You won’t find a more welcoming host than Raymond Leong, who’s happy to sit down and share more about Penang-style Peranakan food. The 72-year-old is Cantonese, but has always been intrigued by Nyonya food. After he retired, he embarked on an intensive cooking course at a small school in Kuala Lumpur. There, he learnt 74 recipes, which he still practises by catering for lunch and dinner parties.
Fashion stylist and makeup artist by day, Tinoq Russell-Goh has worked with the likes of Constance Lau from Crazy Rich Asians. But come dinner time, he prepares a kampong-style spread inspired by the memories of his childhood. Expect a feast (from $100) of ngoh hiang, prawn noodles and other scrumptious Peranakan dishes served family style.
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It’s not every day you get to sample dishes prepared by one of the city’s top food writers. Annette Tan has been reviewing restaurants for over 20 years and has now turned the tables by opening up her dishes to public criticism. Not that there’s anything negative to say, Annette’s Peranakan plates of crispy mee siam and wagyu beef cheek rendang have even the pickiest eater reaching out for more. Just make sure you come hungry as $95 per person gets you seven dishes best shared between five others.
Shen Tan is no stranger to Singapore’s food scene, helming the kitchens of Wok & Barrel, Ujong and Revolution Coffee in the past. But the queen of nasi lemak has since taken a break from the biz so you need to book a table atOwnself Make Chef for a taste of her cooking. She regularly posts sneak peeks of upcoming dinners on her Facebook page. Past dinner themes include Aporkalypse ($99), a ten-course meal centred around the hog.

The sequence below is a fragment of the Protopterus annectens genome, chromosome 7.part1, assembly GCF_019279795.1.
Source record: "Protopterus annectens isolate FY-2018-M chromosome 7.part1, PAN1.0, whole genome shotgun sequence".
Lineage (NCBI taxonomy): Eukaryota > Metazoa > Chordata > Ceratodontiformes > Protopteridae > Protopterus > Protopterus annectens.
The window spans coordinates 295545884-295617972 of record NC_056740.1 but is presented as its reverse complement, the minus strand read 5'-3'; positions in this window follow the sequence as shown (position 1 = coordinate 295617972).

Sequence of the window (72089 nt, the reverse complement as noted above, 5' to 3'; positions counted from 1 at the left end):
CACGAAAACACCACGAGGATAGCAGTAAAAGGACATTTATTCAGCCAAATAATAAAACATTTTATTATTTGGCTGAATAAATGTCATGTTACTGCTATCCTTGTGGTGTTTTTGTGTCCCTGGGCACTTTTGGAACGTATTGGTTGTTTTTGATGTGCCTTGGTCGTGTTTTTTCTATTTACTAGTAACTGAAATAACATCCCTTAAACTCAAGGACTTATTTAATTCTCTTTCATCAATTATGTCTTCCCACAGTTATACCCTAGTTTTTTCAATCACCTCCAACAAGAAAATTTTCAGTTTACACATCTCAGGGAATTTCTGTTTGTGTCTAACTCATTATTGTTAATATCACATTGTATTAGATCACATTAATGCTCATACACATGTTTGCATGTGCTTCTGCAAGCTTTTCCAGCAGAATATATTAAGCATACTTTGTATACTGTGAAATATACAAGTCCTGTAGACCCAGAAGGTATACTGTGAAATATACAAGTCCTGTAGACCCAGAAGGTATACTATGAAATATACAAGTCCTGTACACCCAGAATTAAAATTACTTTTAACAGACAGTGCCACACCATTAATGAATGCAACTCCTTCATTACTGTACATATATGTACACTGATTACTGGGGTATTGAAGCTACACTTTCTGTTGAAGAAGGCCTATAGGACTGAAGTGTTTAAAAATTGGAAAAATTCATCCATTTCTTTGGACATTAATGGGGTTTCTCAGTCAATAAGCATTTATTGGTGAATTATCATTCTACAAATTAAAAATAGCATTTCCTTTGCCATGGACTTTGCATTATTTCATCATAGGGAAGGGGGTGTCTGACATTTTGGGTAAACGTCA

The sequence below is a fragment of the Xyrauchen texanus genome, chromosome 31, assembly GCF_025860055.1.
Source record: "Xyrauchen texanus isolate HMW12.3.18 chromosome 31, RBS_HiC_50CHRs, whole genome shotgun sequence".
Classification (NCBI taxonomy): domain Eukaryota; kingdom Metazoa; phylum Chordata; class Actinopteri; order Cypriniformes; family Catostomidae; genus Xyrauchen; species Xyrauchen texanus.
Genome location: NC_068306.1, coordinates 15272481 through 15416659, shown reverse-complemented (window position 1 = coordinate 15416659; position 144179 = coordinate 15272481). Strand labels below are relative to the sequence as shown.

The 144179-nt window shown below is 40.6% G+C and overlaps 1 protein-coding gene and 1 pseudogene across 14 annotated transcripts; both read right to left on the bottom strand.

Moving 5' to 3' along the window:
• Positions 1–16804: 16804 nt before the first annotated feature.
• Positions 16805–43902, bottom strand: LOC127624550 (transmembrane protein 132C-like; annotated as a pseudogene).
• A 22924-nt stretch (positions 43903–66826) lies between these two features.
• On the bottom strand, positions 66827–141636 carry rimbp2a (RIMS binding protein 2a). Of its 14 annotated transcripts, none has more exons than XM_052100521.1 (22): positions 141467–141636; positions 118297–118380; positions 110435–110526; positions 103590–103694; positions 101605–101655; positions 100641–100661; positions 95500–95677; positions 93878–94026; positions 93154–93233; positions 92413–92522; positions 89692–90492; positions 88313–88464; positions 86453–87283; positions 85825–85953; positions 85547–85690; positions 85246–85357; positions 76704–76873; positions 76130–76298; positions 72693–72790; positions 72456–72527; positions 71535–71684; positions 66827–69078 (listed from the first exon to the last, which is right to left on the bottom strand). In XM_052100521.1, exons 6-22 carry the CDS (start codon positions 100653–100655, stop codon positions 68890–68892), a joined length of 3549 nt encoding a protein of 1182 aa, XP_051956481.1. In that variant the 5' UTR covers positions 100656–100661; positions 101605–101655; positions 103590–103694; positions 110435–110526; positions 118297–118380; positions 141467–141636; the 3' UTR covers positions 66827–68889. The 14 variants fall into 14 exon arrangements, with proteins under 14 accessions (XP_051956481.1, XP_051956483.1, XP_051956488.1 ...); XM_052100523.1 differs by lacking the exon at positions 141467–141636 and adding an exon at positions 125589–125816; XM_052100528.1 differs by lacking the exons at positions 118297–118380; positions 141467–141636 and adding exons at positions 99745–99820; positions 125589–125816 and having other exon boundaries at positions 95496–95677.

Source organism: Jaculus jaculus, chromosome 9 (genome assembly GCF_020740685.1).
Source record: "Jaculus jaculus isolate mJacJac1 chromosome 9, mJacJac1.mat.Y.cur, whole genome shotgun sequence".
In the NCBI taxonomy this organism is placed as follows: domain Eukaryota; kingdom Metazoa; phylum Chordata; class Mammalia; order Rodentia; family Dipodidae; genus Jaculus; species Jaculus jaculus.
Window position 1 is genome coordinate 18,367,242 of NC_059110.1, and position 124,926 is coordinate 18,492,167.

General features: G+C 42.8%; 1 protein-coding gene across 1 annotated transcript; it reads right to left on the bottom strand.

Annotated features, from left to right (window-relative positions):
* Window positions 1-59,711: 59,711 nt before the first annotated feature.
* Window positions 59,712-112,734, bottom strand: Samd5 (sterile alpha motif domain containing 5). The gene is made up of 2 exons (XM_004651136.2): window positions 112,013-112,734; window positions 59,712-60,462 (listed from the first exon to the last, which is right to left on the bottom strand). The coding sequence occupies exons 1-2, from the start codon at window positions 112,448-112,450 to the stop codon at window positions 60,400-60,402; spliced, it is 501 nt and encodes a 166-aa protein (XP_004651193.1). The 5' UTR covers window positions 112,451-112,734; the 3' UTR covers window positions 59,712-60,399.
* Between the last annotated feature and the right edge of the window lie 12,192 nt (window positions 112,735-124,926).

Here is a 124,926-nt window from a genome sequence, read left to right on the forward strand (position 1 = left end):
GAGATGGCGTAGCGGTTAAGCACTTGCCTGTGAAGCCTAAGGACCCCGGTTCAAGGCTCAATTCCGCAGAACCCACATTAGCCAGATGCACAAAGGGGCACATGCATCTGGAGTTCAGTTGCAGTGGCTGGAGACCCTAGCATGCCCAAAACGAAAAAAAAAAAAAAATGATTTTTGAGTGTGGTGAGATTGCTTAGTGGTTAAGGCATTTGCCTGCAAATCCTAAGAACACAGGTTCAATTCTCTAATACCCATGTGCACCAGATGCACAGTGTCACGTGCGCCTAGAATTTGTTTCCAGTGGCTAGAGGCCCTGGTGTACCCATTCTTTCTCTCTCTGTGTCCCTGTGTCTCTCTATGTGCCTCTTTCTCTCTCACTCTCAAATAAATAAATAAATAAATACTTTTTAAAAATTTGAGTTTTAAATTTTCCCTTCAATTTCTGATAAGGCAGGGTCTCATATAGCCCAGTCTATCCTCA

Be prepared to wait if you want to dine at Lucky House. Reservations have to be made at least three months in advance even though chef Sam Wong is able to accommodate 10 people in his art room and 16 in the vintage room. Priced at $80, the Cantonese meal features comforting signatures like roast duck that’s marinated for two days and roasted over charcoal fire as well as a crayfish omelette packed with generous lumps of seafood.
Ng Swee Hiah is one of a kind. The 75-year-old spends her retirement days entertaining both tourists and locals that book a meal or cooking class ($99) through Airbnb Experiences. She makes duck egg kaya from scratch, a rare treat, and other classics like laksa and mee siam. She aims to bring the kampong spirit back to Singapore and leaves her gates unlocked – all are welcomed to walk in and explore.
Tok panjang at Lynnette’s Kitchen where a Peranakan feast awaits. The SSO violinist and Cultural Medallion recipient’s elegantly decorated living room can comfortably fit 16 guests, although you only need to find seven other friends to dine here. Dinners start from $100 per person, which gets you five sharing plates and one dessert. If you ask nicely enough, she might play the violin for you too.
Bibik bouillabaisse, buah keluak bruschetta, smoked duck pie tee, nasi ulam onigiri... the list of fusion finds at The Modern Bibik goes on. Inventive home cook Angeline Neo takes her grandmother’s traditional rempah recipes and turns them into dishes you won’t find in any restaurant on the island. Neo’s apartment offers a stunning view as you chow down on her 10-course dinner ($128).
Founded by actress Nikki Muller and bar owner Celina Tan, Intimate Suppers blends food and drinks with music and entertainment. Each party is themed –think Tribute to Shakespeare and Retro Night – and no two are exactly alike. Don your best outfit and mingle with other partygoers or book out the space for a private event of your own. Meals are priced from $90 and there’s a minimum of eight and maximum of 16 diners per supper. Time to get cosy.